Celebrating Hispanic Heritage month
⚾ Throughout the 20th century, many Hispanic athletes became “firsts” in their respective sports, blazing a trail for those to come. More than 50 Latino players competed in MLB before Jackie Robinson broke through as the game’s first African American player in 1947.
- In 1902, Lou Castro became the first Hispanic player in the league. He played in 42 games and posted a .245 batting average for the Philadelphia Athletics, but little is known about the rest of his life.
Castro paved the way for Puerto Rican right fielder Roberto Clemente, the first Latino player to be inducted into the Baseball Hall of Fame. Clemente enjoyed 18 stellar seasons in the league after joining in 1955 but sadly died in a plane crash at the age of 38 on his way to Nicaragua to bring relief supplies to earthquake victims.
- Today, MLB honors Clemente’s legacy on and off the field with the annual Roberto Clemente Day, during which one player receives the Roberto Clemente Award for their extraordinary character, community involvement, philanthropy, and positive contributions. He truly left an indelible mark on the game.
🏈 In 1927, Ignacio “Lou” Molinet became the NFL’s first Hispanic football player. Many assumed Molinet’s background was French due to his last name, but he was actually born in Cuba in 1904. Molinet, who was known as both “Iggy” and “Molly,” played his entire career at fullback with the Frankford Yellow Jackets.
🎾 Chilean tennis player Anita Lizana de Ellis was the first Hispanic woman to win a Grand Slam singles title, achieving the feat at the U.S. Championships in 1937 and blazing a trail for players like Rosemary Casals.
- Casals, whose parents immigrated to California from El Salvador, is perhaps best known as an equal pay advocate. She was one of the nine women who fought to close the gender pay gap in tennis alongside Billie Jean King in the 1970s.
🏀 Alfred “Butch” Lee Jr. became the first Latino in the NBA when he made it to the association in 1978 and the first to win an NBA title when he hoisted the trophy with the LA Lakers in 1980. Lee played for the Atlanta Hawks and Cleveland Cavaliers before joining the Lakers.
🌎 All around the world
SOURCE: ANADOLU AGENCY/GETTY IMAGES
⚽ ICYMI: Argentine-born soccer player Lionel Messi is still him. Messi spent most of his playing days in Spain before a brief stint in France with Paris Saint-Germain. Today, the soccer legend is kicking it stateside with Inter Miami FC and sharing his unrivaled talent with North America in MLS.
🎾 Spanish tennis star Rafael Nadal needs no introduction. The 37-year-old has racked up 22 Grand Slam men’s singles titles, including a record 14 French Open victories. Vamos.
🏀 Though he’s no longer hooping, Spanish basketball player Pau Gasol is a renowned name in the sport. The six-time NBA All-Star won back-to-back championships with the Lakers in 2009 and 2010 and was recently enshrined in the Basketball Hall of Fame.
- His brother, Marc Gasol, played 11 seasons in the NBA, balling for the Lakers, Memphis Grizzlies, and Toronto Raptors. The younger Gasol then returned to Europe and now plays for Bàsquet Girona — a team he founded and owns — in the top Spanish league.
⚾ Hispanic and Latino players make up nearly 30% of the athletes in MLB. One of the biggest names in the sport, Hall of Famer David Ortiz was born in the Dominican Republic and will forever be a hero to Boston Red Sox fans for helping lead the squad to three World Series titles. Nobody does it big quite like Big Papi.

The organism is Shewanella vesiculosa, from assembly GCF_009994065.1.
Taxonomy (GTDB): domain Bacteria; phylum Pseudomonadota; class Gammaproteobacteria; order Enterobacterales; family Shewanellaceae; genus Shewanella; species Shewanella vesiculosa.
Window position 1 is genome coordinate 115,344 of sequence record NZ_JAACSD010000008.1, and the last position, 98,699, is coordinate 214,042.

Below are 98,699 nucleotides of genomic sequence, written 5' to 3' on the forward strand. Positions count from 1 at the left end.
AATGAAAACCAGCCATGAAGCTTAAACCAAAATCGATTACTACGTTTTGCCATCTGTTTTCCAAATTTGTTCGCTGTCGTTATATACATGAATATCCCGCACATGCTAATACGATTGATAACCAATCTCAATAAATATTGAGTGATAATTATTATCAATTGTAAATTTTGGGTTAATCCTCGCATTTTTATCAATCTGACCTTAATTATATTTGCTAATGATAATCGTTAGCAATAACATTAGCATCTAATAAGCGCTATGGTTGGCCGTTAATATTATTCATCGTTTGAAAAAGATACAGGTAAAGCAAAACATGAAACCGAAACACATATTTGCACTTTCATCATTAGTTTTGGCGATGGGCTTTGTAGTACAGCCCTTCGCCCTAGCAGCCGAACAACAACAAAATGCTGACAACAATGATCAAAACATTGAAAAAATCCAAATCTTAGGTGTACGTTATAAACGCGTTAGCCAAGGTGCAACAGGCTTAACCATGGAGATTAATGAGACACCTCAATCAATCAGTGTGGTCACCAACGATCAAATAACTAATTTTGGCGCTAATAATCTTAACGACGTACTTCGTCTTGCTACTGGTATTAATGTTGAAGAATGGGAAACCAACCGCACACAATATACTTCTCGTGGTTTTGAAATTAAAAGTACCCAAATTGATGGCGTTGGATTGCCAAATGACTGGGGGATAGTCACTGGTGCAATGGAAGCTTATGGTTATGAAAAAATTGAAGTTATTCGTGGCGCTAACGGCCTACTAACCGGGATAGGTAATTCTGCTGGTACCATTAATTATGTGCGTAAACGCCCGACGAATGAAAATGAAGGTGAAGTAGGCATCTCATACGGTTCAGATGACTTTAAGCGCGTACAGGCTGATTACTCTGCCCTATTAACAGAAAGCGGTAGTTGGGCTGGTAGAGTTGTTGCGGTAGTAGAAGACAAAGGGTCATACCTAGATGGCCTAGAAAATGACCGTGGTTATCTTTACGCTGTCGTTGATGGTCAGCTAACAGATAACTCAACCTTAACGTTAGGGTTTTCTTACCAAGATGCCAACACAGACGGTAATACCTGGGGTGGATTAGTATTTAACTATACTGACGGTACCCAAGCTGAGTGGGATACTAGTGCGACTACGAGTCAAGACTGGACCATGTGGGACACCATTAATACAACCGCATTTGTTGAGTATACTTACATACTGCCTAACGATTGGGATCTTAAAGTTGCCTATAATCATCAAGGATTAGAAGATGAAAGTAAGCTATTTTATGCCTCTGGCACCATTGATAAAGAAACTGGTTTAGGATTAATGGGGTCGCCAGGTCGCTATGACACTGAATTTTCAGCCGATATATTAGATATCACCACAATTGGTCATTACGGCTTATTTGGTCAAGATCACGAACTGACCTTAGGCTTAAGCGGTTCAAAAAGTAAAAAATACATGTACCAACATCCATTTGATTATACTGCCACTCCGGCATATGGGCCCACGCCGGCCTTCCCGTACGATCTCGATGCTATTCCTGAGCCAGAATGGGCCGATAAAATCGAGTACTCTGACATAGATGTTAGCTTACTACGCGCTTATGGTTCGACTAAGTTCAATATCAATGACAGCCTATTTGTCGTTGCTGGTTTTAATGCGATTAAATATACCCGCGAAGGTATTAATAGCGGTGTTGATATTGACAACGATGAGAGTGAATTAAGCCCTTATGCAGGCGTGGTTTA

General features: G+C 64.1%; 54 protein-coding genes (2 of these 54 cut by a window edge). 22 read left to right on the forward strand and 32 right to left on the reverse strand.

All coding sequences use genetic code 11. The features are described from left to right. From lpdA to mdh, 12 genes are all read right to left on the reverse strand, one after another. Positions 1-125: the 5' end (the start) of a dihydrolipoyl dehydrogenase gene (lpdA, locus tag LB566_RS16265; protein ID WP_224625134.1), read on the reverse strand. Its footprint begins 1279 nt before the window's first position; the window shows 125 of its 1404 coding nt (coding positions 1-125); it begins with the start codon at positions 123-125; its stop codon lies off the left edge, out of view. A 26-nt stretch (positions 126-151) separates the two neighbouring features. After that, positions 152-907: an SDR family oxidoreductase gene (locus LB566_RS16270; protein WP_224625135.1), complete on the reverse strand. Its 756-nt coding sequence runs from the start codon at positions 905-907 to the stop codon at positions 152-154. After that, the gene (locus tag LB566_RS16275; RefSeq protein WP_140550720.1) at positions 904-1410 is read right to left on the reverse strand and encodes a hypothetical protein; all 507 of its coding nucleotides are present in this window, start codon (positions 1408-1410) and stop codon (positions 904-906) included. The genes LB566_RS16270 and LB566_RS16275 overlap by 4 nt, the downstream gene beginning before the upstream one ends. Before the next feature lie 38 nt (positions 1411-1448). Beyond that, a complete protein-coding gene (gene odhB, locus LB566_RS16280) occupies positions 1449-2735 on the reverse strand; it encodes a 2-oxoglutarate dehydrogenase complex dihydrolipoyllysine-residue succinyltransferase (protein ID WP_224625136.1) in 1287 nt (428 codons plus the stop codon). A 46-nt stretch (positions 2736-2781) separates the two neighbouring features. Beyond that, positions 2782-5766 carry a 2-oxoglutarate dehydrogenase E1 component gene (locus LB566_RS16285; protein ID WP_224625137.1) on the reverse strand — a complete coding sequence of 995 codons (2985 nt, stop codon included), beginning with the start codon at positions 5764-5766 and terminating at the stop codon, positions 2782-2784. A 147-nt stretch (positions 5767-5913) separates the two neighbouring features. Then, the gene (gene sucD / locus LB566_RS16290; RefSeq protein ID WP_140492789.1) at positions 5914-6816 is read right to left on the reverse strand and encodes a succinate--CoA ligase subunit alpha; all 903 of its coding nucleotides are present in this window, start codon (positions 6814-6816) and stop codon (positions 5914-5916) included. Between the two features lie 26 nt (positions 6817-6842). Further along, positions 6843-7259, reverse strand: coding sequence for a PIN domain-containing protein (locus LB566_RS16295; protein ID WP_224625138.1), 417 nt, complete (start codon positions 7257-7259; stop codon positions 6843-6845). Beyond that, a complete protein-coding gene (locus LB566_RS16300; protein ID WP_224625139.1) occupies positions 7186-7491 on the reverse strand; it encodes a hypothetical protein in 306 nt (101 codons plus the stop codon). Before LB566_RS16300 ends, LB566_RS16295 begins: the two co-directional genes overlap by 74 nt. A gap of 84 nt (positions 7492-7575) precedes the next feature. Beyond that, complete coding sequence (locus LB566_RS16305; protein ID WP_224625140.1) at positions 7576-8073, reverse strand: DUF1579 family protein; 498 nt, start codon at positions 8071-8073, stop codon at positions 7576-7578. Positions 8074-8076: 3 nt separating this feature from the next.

✨ Rising stars
SOURCE: ATP TOUR
🎾 There's plenty of Hispanic talent on the rise, too. For example, tennis sensation Carlos Alcaraz is a young Spaniard whose fiery forehands and relentless work ethic have drawn comparisons to the aforementioned Nadal.
- And Alcaraz has already proven himself at the highest level — he won the 2022 US Open, his first Grand Slam victory, and promptly catapulted to world No. 1, making him the youngest to achieve the mark. Caliente.
🏀 Over on the basketball court, UConn basketball star Lou Lopez Sénéchal became the first Mexican-born player to be drafted to the WNBA earlier this year when she was selected No. 5 overall by the Dallas Wings. Sénéchal’s sadly been sidelined with a knee injury all season, but we’re already rooting for her return in 2024.
🥎 Latina participation in softball is on the rise. A couple of names to know? Former UCLA star hurler Rachel Garcia and two-time Women’s College World Series champion Sydney Romero, both of whom now compete with Athletes Unlimited alongside Sydney’s sister, Sierra. Keeping it in the family.
⚾ Toronto Blue Jays first baseman Vladimir Guerrero Jr., the son of Baseball Hall of Famer Vladimir Guerrero Sr., has garnered plenty of praise. The 24-year-old has already amassed three All-Star nods and continues to bring elite vibes and power to the diamond.
📈 Taking charge
SOURCE: THE NATIONAL MUSEUM OF AMERICAN HISTORY
From the boardrooms to the sidelines, Hispanic leaders are making moves at the helm, too. In the NFL, Tom Flores became the first Hispanic coach to win a Super Bowl, taking the then-Oakland Raiders all the way in 1977.
- And before getting into coaching, Flores made history as the first Hispanic starting quarterback in NFL history — also with the Raiders. Hut, hut, hell yeah.
In the early 1990s, Linda Alvarado purchased the Colorado Rockies and became the first Hispanic MLB owner — not to mention the first woman — to buy a team. Nowadays, fans can often catch her chatting with players during warmups and batting practice. Iconic.
So as Hispanic Heritage Month continues, here’s to the folks changing the game each and every day. It’s a year-round cause for celebration.